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Crude Oil Exports Will Reduce the Trade Deficit

This week, the Commerce Department released its Annual Trade Highlights which found that the petroleum deficit in 2014 was at the lowest point since 2004. For those of you who may not be familiar, the “petroleum deficit” is the percentage of the U.S. trade deficit that is attributable to importing crude oil and refined petroleum products.

Driven principally by the United States’ energy renaissance, the Commerce Department also noted that 2014 marked a record high in the value of refined petroleum products (i.e. gasoline, diesel fuel, jet fuel etc.) exported from the U.S. to our trading partners around the world, accounting for nearly 10 percent ($146 billion) of the total value of all products exported from the U.S. last year.

So, what’s the good news? Well, America is becoming more energy secure through the increased production of our domestic oil and natural gas resources. As the Wall Street Journal noted this week, the domestic “Oil Boom a ‘Game-Changer’ on Trade Deficit”:

“The U.S. oil boom is redrawing America’s trade picture. Petroleum imports accounted for less than 20% of the nation’s trade deficit last year, down from more than 40% only five years earlier, according to figures for 2014 released Thursday… “If we hadn’t had this oil boom I think our deficit would be lot larger than it is right now,” said IHS Global Insight economist Patrick Newport. “It’s a game-changer.”

This is good news because we’re now able to reduce the volume of crude oil that we historically imported in greater quantities – which contributed to the trade deficit – and rely more on crude oil produced in places like North Dakota and Texas.

How does crude oil exports factor into this? As you may know, government policy allows for unfettered exports of gasoline, diesel fuel, jet fuel and other refined products; however, it prohibits domestically produced crude oil from being traded with our friends and allies around the world.

If Congress and/or President Obama were to repeal this policy, studies show that the trade deficit – and specifically the petroleum deficit – could narrow to the tune of billions of dollars per year while also putting downward pressure on the price consumers pay for gasoline at the pump and providing our trading partners with a reliable, stable and secure source of oil.

From ICF International:

“Lifting crude oil export restrictions contributes to expanded U.S. exports. This could narrow the U.S. trade deficit by $22.3 billion in 2020.”

In fact, the White House has recognized the impact domestic energy production can have on reducing the deficit. In a blog posted on the White House website on August 29, 2013, two of the president’s top economic advisors, Jason Furman and Gene Sperling, wrote:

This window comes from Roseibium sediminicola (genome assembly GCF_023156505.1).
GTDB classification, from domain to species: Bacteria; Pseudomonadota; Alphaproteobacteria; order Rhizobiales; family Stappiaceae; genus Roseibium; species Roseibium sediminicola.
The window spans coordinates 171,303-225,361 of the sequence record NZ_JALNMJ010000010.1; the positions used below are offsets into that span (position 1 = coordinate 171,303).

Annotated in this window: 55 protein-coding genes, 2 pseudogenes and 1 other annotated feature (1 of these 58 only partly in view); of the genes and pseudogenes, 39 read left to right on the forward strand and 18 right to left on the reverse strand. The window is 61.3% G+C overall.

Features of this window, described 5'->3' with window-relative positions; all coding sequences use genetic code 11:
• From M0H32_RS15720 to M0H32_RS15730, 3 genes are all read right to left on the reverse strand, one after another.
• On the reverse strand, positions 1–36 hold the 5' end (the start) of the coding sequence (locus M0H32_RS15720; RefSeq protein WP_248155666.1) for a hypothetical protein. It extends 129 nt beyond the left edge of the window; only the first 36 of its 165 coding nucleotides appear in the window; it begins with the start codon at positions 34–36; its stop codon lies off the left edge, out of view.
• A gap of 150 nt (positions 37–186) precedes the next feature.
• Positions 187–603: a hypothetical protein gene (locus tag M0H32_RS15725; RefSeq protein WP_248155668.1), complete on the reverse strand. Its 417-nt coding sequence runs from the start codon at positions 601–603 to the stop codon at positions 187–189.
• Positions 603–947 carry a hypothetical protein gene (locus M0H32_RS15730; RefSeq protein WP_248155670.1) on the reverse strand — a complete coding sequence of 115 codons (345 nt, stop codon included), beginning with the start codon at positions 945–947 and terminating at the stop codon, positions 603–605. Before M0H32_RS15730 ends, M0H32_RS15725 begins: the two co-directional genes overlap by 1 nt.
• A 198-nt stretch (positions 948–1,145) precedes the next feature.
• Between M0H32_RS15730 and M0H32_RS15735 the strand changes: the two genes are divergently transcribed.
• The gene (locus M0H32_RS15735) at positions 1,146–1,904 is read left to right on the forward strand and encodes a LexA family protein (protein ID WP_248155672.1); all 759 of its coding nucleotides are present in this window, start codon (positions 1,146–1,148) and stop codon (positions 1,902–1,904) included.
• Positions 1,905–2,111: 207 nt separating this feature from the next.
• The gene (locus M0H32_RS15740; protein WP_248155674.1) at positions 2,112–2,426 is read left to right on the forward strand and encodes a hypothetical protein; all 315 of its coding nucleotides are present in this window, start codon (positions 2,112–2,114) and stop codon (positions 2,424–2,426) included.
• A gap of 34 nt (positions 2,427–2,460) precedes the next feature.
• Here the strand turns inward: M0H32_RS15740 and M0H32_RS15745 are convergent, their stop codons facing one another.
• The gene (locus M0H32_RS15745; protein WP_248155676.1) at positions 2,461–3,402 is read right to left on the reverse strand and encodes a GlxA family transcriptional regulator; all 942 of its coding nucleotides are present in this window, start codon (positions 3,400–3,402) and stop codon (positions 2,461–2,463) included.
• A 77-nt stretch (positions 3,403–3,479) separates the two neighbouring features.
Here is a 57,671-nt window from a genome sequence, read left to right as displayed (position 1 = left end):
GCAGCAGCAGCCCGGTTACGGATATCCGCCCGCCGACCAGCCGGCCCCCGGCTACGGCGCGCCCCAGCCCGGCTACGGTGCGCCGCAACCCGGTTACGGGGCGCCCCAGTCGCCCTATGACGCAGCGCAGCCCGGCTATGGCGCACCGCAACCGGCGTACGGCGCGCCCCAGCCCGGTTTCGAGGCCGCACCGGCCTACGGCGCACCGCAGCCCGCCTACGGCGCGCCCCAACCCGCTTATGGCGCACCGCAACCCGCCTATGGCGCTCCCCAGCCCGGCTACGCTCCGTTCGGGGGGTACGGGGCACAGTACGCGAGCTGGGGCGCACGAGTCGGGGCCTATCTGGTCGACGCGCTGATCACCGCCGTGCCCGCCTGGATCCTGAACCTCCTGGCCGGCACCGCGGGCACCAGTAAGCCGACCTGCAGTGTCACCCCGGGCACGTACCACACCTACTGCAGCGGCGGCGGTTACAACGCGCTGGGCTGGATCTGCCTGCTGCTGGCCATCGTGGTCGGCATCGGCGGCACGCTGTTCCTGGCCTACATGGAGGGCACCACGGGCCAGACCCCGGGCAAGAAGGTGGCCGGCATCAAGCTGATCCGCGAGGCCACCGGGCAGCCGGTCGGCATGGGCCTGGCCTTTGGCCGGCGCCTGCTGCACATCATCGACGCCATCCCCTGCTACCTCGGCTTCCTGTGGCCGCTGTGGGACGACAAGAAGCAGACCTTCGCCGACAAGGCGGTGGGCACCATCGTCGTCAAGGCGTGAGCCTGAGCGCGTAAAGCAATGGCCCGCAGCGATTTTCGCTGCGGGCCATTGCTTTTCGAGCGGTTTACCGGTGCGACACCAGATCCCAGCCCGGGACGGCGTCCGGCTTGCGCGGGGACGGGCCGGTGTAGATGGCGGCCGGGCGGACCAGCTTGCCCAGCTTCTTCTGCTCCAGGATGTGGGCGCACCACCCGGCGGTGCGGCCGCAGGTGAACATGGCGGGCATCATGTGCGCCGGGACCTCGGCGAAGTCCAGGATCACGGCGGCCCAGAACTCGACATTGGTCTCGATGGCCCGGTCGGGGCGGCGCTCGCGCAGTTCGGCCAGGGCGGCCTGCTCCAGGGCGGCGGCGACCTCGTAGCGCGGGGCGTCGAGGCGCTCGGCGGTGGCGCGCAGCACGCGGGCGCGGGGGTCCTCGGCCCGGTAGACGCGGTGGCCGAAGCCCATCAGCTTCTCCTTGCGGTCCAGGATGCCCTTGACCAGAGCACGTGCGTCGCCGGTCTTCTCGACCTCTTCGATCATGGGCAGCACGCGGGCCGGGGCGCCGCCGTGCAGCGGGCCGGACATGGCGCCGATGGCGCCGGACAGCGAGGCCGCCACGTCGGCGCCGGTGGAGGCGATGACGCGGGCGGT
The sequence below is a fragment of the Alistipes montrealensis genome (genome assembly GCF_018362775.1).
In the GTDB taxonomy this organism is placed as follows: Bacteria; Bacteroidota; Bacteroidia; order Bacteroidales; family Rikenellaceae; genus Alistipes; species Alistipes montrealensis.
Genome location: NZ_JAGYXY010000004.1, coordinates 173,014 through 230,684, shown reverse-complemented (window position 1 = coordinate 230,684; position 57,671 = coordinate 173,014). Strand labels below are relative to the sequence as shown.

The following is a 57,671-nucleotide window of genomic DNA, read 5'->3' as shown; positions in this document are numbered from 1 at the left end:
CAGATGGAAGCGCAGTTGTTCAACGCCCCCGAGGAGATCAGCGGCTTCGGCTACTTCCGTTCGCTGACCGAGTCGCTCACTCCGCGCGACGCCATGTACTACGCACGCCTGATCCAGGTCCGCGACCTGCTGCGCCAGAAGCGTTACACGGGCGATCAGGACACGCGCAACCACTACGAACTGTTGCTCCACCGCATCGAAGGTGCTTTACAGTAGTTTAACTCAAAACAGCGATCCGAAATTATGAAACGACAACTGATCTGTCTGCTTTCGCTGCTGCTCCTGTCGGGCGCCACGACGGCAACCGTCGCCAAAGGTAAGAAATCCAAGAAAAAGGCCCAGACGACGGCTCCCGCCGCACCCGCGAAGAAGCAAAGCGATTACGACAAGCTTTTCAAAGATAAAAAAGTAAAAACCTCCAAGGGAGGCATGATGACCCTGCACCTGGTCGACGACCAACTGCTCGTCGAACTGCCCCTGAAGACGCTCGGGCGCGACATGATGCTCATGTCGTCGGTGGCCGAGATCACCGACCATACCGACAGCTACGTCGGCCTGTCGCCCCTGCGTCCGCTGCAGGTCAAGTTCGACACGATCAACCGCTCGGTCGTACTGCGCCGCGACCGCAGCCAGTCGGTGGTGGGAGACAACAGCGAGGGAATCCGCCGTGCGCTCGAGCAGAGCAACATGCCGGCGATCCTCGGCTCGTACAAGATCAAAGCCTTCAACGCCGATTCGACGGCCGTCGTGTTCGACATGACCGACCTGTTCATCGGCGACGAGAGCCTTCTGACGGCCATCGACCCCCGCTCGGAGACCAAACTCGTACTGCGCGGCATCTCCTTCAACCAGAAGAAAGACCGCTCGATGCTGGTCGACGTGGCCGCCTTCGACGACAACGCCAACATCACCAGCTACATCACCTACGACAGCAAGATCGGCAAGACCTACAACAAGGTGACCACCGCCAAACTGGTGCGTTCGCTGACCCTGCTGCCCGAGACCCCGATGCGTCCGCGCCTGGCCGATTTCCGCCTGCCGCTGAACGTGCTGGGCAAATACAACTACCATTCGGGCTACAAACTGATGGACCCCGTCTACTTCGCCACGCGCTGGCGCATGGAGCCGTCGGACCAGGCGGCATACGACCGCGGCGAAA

“[T]he President’s focus on increasing America’s energy independence is not just a critical national security strategy, it is also part of an economic plan to create jobs, expand growth and cut the trade deficit.”

“We will shortly be at the point where domestic crude oil production exceeds imports on a sustained basis for the first time since the early 1990s. The increased domestic supply combined with increased oil efficiency of the economy reduces vulnerability to global supply disruptions and price shocks, enhancing our national security.”

Others have weighed in on the debate as well:

  • Council on Foreign Relations: “Republicans and Democrats alike, including President Obama, express support for boosting U.S. exports in general. Crude oil should be no exception.”
  • Columbia University:“As a matter of principal, moreover, crude export restrictions are inconsistent with the US enjoying the benefits of petroleum trade and the US commitment to free and open markets.”
  • Progressive Policy Institute:“U.S. oil and gas exports to the rest of the world are constrained by obsolete laws spawned during the ‘energy crisis’ of the 1970s… lawmakers should be using their political capital to repeal those laws and allow U.S. producers to freely trade oil and gas on world markets, like any other commodity.”
  • Resources for the Future:“All parties can agree that lifting the ban confers some advantages to the United States as a whole. It would improve our trade balance and provide us with greater geopolitical leverage.”
  • Brookings Institution: “[A]llowing goods to flow into the international market gives buyers access to competitive prices and sellers access to world markets while enhancing free trade.”

Narrowing our trade deficit benefits all Americans, and lifting the crude oil export ban would ensure that we experience the positive economic effects for generations to come.

 


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